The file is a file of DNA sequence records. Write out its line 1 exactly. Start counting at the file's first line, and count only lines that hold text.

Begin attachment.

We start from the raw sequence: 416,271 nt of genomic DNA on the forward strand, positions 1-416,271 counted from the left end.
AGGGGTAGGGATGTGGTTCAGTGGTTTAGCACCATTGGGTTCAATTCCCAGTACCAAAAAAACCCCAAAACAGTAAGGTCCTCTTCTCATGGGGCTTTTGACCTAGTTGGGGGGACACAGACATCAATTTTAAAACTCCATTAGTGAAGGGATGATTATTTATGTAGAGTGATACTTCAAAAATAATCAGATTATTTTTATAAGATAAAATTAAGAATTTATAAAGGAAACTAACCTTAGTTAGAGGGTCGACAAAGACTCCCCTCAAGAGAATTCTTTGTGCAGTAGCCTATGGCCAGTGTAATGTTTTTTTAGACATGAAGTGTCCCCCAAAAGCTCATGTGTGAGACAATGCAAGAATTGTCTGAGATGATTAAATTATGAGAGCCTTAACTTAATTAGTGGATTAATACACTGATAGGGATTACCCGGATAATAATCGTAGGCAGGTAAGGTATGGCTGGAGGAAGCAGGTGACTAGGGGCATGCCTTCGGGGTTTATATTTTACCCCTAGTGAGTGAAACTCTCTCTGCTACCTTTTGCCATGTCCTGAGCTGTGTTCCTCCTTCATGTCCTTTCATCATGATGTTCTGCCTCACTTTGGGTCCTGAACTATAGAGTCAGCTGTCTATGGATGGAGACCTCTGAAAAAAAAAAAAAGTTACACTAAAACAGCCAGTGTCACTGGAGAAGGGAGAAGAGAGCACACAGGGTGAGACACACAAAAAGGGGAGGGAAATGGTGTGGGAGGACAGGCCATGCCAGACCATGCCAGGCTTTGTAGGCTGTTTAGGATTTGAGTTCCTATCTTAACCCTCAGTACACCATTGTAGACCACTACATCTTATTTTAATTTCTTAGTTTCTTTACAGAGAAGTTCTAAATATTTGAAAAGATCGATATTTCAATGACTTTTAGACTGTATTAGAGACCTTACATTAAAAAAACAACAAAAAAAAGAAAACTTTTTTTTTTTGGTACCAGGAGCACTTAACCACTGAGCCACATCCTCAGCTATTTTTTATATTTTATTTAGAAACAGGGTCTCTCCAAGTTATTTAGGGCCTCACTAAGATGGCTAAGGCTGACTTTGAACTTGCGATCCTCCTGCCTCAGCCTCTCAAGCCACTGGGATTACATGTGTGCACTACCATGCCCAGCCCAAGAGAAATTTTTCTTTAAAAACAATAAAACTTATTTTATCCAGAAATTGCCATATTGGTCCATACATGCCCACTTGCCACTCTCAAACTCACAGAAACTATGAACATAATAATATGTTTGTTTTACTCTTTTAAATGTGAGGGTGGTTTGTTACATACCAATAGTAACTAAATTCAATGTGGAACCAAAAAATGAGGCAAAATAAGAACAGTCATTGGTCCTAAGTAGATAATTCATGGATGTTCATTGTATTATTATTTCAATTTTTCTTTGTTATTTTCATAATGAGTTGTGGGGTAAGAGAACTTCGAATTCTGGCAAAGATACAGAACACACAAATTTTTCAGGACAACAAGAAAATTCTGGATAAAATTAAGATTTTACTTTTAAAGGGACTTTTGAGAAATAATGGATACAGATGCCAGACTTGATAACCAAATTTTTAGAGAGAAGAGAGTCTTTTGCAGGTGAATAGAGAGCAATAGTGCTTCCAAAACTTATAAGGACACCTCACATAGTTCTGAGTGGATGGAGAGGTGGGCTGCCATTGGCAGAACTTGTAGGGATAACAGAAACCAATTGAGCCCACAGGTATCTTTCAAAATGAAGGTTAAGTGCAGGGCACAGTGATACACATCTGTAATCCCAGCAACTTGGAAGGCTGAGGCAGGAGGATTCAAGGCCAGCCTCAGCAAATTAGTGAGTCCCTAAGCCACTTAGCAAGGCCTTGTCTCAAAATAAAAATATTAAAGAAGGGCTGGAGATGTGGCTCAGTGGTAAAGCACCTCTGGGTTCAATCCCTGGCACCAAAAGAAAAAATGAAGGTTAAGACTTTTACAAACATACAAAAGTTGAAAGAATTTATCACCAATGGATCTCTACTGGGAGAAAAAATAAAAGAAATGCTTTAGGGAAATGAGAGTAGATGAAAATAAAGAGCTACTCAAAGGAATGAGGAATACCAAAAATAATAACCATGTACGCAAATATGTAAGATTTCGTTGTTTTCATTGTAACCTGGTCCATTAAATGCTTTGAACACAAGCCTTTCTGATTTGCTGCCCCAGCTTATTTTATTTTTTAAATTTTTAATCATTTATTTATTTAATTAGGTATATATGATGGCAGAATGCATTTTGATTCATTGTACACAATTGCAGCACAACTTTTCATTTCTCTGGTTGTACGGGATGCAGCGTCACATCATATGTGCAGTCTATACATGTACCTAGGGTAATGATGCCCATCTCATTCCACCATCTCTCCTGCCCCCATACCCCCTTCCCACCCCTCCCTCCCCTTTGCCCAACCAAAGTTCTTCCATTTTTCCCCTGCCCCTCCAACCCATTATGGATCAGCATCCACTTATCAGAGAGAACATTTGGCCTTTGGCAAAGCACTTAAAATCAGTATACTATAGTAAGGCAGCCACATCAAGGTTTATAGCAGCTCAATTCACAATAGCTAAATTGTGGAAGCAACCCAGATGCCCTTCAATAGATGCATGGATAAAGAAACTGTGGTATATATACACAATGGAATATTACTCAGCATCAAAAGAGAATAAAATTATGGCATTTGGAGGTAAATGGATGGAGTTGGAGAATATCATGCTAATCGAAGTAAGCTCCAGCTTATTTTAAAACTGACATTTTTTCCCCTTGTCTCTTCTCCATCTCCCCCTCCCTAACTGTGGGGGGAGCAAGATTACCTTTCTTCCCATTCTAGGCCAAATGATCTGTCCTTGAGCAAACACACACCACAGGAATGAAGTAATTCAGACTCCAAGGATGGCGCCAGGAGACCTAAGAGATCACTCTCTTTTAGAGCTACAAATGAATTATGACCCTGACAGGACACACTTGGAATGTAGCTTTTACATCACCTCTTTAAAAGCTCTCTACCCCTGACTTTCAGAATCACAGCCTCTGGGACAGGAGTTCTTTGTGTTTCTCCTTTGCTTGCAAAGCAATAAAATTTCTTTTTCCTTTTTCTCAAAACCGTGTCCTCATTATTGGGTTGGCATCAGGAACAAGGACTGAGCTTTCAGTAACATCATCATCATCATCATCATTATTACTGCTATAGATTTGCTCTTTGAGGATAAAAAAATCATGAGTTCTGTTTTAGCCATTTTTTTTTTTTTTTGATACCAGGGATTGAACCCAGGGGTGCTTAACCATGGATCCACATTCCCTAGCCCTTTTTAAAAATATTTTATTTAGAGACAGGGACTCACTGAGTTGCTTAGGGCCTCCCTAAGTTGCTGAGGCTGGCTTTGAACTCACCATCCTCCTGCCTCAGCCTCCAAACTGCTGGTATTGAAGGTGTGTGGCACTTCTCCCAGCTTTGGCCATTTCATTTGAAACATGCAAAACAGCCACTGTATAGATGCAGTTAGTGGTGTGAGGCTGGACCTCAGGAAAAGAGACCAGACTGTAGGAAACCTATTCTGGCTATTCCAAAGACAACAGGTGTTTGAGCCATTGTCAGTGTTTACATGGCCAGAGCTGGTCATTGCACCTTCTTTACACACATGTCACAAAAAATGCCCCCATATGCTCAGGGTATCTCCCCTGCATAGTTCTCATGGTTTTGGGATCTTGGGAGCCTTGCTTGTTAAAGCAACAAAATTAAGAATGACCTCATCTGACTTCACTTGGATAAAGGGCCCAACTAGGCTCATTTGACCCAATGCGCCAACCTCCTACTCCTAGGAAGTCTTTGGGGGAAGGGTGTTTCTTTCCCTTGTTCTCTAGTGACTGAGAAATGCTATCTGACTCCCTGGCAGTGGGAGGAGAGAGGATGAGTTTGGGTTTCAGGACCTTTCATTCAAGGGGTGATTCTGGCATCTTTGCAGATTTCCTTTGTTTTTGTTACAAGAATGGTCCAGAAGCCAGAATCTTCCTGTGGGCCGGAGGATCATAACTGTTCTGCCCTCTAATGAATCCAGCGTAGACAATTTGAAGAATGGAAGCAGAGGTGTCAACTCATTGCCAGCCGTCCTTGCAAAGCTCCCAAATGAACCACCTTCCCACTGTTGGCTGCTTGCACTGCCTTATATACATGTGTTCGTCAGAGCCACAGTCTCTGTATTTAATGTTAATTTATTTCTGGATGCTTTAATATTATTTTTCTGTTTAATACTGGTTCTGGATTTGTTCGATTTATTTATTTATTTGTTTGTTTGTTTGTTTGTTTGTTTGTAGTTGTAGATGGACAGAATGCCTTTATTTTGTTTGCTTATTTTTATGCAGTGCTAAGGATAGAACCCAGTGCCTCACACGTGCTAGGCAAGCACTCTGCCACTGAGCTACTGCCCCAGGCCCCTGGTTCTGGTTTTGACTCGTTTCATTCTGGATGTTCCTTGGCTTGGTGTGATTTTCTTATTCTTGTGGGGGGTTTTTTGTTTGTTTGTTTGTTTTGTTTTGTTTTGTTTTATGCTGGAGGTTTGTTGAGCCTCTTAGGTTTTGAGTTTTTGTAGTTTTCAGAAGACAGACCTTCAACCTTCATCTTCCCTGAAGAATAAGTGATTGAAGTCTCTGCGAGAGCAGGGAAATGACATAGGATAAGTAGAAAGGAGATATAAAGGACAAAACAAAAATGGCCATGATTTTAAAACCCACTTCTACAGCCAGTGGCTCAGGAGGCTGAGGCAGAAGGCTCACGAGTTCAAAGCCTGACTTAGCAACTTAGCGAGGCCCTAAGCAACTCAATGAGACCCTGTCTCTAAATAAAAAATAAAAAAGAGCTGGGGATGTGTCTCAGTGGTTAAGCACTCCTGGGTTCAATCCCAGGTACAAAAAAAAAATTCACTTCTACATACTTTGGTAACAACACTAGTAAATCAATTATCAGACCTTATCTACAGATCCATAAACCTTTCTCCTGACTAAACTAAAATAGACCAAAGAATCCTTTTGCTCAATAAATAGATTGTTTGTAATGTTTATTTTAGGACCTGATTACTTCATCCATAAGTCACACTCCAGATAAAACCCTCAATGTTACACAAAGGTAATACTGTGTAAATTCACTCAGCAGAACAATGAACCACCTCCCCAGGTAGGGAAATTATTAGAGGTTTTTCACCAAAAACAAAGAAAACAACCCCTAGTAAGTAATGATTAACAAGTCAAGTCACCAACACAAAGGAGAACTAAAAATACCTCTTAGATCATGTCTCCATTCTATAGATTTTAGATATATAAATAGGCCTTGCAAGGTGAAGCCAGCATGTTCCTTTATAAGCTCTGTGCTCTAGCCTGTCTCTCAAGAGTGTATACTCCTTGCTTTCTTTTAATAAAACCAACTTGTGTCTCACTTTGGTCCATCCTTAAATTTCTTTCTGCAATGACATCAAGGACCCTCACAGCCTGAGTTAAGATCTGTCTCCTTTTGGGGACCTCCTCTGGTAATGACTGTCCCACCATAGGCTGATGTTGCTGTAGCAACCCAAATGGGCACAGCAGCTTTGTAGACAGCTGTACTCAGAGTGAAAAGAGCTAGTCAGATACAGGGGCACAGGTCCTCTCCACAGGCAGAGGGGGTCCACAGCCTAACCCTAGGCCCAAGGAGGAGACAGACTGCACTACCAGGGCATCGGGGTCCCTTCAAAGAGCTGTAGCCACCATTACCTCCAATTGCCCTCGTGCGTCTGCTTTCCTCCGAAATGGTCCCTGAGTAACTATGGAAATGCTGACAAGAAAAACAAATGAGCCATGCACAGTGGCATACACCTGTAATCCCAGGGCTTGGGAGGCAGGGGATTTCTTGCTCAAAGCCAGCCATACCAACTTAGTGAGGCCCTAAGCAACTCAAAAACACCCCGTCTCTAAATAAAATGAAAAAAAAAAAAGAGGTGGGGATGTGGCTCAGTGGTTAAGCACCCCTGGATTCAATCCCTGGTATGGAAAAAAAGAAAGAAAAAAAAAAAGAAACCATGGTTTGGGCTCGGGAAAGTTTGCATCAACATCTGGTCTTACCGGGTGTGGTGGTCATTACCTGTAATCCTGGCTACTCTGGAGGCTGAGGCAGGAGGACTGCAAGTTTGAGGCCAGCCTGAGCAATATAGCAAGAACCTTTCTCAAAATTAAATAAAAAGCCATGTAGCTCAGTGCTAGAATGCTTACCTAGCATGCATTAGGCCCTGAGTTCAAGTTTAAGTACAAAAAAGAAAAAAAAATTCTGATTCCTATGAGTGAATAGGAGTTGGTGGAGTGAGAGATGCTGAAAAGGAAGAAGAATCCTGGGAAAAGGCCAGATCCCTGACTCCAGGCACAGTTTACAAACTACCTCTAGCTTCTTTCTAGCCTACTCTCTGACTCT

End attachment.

We start from the raw sequence: 416,271 nt of genomic DNA on the forward strand, positions 1-416,271 counted from the left end.